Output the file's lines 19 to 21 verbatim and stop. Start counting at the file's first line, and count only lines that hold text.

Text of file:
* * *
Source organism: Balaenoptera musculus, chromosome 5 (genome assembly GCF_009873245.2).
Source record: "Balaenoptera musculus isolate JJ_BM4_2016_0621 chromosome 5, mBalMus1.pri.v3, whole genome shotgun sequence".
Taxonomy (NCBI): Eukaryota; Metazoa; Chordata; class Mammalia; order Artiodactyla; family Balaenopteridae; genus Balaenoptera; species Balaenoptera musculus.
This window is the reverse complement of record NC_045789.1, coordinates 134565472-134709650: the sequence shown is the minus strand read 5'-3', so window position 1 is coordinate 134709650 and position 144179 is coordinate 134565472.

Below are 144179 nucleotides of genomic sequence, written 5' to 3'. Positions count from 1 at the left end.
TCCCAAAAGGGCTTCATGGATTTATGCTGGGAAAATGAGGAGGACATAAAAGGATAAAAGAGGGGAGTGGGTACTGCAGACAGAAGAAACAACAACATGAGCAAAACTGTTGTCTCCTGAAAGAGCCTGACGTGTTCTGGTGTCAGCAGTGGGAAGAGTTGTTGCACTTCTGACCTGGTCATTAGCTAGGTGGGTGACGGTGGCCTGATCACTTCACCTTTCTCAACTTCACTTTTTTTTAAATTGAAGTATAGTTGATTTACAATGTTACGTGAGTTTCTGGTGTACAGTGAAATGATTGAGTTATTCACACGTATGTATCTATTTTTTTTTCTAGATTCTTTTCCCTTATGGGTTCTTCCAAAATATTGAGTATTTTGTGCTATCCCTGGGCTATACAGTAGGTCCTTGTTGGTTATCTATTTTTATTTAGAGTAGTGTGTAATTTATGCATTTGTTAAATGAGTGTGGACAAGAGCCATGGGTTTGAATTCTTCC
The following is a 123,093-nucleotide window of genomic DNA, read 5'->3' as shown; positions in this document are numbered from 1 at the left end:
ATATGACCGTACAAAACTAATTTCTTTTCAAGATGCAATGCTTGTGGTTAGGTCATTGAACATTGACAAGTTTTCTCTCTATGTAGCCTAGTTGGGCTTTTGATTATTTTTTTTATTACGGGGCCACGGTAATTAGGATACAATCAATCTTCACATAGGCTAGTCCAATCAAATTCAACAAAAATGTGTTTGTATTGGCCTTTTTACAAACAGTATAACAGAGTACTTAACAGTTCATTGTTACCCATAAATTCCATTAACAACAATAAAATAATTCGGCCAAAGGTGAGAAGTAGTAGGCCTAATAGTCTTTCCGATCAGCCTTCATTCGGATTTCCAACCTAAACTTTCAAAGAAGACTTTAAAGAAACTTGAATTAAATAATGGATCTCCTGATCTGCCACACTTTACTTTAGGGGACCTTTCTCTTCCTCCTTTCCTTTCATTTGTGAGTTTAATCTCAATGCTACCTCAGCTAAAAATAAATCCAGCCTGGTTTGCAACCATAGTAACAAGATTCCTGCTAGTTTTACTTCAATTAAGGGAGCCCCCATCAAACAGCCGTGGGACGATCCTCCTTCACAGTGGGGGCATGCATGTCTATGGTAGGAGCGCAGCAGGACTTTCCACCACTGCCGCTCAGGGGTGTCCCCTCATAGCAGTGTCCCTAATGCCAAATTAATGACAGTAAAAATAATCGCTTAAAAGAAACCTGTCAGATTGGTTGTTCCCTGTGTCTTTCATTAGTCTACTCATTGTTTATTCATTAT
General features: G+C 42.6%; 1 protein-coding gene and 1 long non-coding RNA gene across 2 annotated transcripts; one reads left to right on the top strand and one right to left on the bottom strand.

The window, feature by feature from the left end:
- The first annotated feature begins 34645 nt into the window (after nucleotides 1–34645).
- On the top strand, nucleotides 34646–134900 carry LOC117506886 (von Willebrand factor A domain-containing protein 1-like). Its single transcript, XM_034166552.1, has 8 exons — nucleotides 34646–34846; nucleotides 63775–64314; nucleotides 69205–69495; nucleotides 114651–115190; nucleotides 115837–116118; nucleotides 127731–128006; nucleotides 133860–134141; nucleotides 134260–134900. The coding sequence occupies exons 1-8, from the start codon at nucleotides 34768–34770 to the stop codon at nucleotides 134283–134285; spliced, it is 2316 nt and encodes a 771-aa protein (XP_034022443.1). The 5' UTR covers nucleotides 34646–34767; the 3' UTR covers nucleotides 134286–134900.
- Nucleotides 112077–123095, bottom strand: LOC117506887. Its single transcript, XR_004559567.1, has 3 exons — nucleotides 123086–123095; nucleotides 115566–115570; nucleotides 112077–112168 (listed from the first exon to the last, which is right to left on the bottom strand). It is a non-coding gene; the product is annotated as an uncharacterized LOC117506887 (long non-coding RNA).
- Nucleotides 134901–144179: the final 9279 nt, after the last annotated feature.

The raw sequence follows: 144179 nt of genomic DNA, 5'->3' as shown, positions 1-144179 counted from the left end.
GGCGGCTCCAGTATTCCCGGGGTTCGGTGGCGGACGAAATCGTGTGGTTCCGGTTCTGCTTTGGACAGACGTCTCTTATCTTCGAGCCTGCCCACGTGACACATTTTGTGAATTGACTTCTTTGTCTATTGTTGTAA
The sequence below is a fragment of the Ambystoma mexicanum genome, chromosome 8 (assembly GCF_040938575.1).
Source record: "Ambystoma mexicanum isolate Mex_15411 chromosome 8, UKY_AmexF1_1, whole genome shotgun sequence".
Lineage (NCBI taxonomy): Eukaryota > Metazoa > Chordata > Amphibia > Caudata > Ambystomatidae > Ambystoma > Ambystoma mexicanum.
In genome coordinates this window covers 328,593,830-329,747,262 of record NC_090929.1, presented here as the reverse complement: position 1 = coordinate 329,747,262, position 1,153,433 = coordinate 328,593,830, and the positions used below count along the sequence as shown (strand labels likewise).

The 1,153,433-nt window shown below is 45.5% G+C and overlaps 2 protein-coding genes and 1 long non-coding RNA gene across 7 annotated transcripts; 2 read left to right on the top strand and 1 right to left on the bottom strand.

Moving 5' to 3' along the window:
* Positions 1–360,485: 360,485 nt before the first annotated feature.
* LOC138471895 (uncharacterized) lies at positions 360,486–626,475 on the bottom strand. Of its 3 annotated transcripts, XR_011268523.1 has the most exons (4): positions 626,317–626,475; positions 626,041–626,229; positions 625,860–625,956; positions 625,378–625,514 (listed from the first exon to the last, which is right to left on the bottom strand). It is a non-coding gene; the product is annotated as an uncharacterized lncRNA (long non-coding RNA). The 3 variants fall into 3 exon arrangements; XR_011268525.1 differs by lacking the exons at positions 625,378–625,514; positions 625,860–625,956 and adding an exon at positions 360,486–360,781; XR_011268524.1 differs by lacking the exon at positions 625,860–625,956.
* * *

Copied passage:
Lineage (NCBI taxonomy): Eukaryota > Metazoa > Chordata > Amphibia > Caudata > Ambystomatidae > Ambystoma > Ambystoma mexicanum.
In genome coordinates this window covers 328,593,830-329,747,262 of record NC_090929.1, presented here as the reverse complement: position 1 = coordinate 329,747,262, position 1,153,433 = coordinate 328,593,830, and the positions used below count along the sequence as shown (strand labels likewise).

The 1,153,433-nt window shown below is 45.5% G+C and overlaps 2 protein-coding genes and 1 long non-coding RNA gene across 7 annotated transcripts; 2 read left to right on the top strand and 1 right to left on the bottom strand.